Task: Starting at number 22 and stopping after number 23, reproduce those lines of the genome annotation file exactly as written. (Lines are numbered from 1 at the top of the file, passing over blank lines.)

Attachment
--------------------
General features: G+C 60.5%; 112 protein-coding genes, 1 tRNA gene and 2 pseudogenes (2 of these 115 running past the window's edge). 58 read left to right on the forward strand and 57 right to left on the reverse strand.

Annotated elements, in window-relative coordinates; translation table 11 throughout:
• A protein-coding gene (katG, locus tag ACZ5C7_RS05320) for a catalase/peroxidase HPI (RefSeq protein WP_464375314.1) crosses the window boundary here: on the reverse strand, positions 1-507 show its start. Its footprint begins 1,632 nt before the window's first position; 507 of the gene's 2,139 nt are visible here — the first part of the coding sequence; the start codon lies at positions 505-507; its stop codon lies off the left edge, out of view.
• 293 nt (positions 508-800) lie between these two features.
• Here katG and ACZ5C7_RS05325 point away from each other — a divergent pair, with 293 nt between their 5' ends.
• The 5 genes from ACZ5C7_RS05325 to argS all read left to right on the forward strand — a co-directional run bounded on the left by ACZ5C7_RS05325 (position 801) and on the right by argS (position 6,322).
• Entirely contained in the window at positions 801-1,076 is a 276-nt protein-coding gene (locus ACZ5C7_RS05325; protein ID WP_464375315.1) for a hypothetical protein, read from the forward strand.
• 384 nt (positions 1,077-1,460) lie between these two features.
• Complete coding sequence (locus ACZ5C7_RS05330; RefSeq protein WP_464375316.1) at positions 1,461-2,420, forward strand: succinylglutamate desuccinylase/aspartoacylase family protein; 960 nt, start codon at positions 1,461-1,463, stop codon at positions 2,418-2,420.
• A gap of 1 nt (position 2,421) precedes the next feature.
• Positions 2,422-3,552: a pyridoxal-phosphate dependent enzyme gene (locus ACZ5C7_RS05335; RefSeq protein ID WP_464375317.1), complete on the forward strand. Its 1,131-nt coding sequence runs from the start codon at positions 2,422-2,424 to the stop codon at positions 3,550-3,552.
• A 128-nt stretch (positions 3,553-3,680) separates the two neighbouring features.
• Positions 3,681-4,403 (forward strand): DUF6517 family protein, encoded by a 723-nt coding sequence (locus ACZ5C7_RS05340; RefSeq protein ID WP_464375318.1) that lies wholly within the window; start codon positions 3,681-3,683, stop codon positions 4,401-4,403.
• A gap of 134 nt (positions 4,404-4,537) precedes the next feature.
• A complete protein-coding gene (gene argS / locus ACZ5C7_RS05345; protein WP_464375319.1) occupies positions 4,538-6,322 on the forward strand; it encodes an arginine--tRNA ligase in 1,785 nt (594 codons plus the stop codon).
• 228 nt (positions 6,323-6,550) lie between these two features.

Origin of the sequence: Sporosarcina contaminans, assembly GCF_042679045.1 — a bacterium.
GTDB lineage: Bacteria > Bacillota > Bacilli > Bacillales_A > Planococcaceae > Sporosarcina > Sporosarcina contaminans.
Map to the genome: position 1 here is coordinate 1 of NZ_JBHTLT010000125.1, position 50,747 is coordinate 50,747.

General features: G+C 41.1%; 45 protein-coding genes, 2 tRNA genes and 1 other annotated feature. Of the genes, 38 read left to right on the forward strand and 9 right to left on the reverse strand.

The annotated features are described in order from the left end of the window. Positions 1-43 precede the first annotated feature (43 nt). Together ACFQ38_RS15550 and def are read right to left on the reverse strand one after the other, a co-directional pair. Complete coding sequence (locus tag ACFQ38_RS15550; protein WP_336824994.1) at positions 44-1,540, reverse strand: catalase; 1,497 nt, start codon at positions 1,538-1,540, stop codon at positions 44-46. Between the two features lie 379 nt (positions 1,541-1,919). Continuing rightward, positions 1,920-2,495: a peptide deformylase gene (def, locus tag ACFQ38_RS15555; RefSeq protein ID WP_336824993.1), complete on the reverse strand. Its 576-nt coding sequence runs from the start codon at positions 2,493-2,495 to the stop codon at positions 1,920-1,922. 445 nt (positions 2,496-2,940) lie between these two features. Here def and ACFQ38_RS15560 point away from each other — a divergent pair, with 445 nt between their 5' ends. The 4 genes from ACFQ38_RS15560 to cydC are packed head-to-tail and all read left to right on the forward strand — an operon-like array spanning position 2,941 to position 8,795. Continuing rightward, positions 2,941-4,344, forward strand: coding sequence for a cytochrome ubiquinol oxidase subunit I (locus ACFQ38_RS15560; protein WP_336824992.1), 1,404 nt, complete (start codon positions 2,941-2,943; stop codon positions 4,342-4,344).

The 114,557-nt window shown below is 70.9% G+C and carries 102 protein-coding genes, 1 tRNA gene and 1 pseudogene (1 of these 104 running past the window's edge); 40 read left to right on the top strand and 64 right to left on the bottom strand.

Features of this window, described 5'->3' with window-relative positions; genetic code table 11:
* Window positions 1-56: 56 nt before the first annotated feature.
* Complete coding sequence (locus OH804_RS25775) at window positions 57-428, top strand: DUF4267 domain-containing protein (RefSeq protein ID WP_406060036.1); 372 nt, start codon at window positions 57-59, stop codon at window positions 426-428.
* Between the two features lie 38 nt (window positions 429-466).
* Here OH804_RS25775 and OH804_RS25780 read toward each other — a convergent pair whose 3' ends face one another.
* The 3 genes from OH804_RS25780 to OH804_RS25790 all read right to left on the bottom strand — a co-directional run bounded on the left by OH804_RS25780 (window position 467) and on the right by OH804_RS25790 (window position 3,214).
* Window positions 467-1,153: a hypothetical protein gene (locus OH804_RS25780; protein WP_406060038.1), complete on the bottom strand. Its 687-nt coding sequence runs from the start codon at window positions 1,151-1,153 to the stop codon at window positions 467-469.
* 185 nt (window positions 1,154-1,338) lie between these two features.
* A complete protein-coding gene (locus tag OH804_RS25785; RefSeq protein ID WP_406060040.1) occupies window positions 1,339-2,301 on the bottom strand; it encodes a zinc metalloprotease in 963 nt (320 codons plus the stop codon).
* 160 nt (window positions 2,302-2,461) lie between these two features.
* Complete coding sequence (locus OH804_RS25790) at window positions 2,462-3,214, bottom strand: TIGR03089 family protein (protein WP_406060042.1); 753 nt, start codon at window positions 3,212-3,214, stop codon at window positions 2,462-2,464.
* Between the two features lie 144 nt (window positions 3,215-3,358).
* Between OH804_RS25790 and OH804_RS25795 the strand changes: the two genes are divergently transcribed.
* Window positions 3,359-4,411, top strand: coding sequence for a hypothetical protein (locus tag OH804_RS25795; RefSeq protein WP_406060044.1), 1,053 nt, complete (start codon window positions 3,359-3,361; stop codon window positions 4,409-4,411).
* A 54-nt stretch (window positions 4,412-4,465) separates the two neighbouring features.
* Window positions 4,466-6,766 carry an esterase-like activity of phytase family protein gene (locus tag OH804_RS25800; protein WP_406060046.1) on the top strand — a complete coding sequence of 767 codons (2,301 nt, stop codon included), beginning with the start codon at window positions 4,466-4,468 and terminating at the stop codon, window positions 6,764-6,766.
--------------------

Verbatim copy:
The 114,557-nt window shown below is 70.9% G+C and carries 102 protein-coding genes, 1 tRNA gene and 1 pseudogene (1 of these 104 running past the window's edge); 40 read left to right on the top strand and 64 right to left on the bottom strand.

Features of this window, described 5'->3' with window-relative positions; genetic code table 11: